Darzi launches 10-year vision for the NHS

Health minister Lord Darzi has set out his vision for an NHS focused on quality of services, where patients' wishes come first and nurses and doctors have the freedom to offer the safest and most effective treatment.

High Quality Care for All , published today, promises a new and expanded role for the National Institute for Health and Clinical Excellence, which will be expected to make more rapid appraisals of new drugs and set national quality standards. Primary care trusts will have to fund drugs approved by NICE.

Implementing this broad ambition will require radical changes to payment methods, data requirements and accountability mechanisms.

The report, endorsed by health secretary Alan Johnson and prime minister Gordon Brown, was published alongside a draft constitution setting out the basic principles of the NHS and the rights and duties of those who use it and work in it.

"The report also signals a move away from national tariffs with the introduction of 'best practice tariffs'"

Lord Darzi said: "This report will enable frontline doctors, nurses and patients - who provide and use NHS services - to put into practice their visions for high-quality care."

Payment systems will be "strengthened by reflecting quality in the payment mechanism and increasing individual control", it says.

For a start, payments to hospitals will be conditional on the quality of care as well as the volume under a new commissioning for quality and innovation scheme. Quality measures will include infection rates, clinical outcomes, patient experience and patient-reported outcomes.

The tariff uplift for 2009 will be held back for PCTs to start rewarding providers on quality from next year. In future, the tariff uplift will be set out for several years in advance.

The report also signals a move away from national tariffs with the introduction of "best practice tariffs" that take into account the cost of best practice and not just the average. These will start in 2010-11 for some treatments.

The review proposes devolving budgets to nurses and doctors and exploring personal health budgets for people with long-term conditions. A pilot programme will launch in 2009.

NHS providers will be required to keep track of new quality metrics that are to be developed with staff. The first quality indicators will be announced in December 2008 and by April 2010 healthcare providers will be legally required to publish "quality accounts" like financial accounts.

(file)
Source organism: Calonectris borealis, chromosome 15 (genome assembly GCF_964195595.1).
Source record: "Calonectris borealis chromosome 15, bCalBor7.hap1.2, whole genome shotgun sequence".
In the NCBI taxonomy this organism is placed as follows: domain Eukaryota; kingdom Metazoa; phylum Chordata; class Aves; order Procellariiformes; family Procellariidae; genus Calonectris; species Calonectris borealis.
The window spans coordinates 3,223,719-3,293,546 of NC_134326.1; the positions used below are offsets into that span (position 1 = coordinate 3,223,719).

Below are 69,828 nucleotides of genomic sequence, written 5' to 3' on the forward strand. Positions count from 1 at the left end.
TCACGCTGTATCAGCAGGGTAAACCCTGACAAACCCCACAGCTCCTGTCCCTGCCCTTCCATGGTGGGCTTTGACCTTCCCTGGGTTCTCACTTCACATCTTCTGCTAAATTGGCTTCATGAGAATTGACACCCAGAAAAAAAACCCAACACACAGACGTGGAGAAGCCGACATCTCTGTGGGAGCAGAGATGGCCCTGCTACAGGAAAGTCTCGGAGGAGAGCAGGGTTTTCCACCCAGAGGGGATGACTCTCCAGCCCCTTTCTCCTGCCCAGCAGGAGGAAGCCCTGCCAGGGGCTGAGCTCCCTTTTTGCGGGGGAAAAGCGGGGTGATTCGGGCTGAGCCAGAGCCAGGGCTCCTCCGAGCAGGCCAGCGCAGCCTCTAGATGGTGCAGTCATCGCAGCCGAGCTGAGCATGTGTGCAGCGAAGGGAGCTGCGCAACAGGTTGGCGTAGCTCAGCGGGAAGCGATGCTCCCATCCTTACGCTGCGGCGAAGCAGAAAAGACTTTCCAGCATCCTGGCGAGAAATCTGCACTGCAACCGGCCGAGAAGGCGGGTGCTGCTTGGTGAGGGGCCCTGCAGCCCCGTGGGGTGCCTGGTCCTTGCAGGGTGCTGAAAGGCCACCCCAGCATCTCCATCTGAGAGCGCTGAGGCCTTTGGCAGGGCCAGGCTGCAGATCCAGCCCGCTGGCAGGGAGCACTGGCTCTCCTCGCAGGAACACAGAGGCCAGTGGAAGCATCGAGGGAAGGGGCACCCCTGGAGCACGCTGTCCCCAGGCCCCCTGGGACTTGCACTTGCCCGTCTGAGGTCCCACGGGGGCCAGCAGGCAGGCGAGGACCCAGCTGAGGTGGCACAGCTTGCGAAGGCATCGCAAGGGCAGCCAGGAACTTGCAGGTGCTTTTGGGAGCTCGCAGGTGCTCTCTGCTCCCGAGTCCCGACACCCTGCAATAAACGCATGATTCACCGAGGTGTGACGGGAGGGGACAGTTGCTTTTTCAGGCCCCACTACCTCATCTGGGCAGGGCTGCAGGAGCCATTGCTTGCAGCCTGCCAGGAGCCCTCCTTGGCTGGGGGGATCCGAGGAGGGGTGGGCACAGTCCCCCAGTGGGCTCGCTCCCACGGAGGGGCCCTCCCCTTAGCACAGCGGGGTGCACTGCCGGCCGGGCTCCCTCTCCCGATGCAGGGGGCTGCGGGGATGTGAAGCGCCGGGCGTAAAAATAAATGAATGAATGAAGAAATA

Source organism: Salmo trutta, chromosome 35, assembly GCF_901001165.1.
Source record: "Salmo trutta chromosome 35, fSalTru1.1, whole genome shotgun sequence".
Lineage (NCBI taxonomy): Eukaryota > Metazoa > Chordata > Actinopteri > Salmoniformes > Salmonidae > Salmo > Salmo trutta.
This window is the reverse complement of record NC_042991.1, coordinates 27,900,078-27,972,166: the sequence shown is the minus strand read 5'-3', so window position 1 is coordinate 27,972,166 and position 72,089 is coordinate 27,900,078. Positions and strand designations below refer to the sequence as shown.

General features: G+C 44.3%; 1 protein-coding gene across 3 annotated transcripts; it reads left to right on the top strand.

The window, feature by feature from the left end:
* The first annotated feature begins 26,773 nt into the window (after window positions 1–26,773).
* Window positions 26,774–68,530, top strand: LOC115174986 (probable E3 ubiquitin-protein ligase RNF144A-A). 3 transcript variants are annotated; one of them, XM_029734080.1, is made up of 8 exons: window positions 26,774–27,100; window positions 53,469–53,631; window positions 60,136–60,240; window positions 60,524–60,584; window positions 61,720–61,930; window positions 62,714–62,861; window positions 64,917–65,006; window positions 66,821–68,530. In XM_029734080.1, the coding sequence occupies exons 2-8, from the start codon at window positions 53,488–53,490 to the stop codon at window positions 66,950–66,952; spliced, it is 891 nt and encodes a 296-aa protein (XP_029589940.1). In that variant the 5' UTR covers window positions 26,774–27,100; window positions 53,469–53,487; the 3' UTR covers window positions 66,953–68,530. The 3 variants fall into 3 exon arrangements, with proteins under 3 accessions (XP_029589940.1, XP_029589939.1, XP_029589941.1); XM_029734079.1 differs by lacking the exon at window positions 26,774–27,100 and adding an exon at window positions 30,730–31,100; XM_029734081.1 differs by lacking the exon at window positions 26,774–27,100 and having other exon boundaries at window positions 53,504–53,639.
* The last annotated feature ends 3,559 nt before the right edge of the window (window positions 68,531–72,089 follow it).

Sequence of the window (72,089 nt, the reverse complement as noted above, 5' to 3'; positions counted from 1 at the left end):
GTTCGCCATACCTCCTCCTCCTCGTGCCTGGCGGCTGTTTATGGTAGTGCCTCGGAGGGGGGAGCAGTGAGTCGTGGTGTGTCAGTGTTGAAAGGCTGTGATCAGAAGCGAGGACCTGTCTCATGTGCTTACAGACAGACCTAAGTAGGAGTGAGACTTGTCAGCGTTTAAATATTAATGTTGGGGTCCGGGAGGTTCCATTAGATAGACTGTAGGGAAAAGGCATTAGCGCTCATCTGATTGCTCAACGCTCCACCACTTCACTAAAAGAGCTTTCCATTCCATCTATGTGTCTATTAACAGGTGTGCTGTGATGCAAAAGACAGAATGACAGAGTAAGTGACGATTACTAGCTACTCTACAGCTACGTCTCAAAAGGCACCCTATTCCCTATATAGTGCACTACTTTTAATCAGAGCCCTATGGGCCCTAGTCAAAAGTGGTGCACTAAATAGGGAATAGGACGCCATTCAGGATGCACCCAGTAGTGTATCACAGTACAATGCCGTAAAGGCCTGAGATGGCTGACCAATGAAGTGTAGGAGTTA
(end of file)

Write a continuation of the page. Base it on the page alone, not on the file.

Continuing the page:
Darzi comes out in favour of a range of existing initiatives. World class commissioning, practice-based commissioning and moving acute, mental health and ambulance services to foundation trust status as fast as possible all receive ringing endorsement.

He stops short of directing PCTs to divest their provider functions, instead saying the Department of Health will support local decisions on the best way to achieve flexible, responsive community services.

However, he intends to introduce a new right for community staff to request to set up social enterprises to deliver services. PCTs would have to consider them and, if approved by the board, support their development and award them a three-year contract.

In a nod to joined-up services, the report calls for new integrated care organisations that bring together health and social care staff. Proposals will be invited shortly.

On accountability, Lord Darzi outlines new mechanisms based around overall outcome that reflects the entire patient pathway. However, no detail is provided.

NHS commissioners will be held to account on the quality of health outcomes they achieve for the populations they serve, including the most vulnerable, excluded and those with complex needs. The system will be built around the world class commissioning assurance framework.

For more breaking news on the Darzi review as it emerges, visit the news section on hsj.co.uk. For full coverage, read this week's HSJ and NHS 60 supplement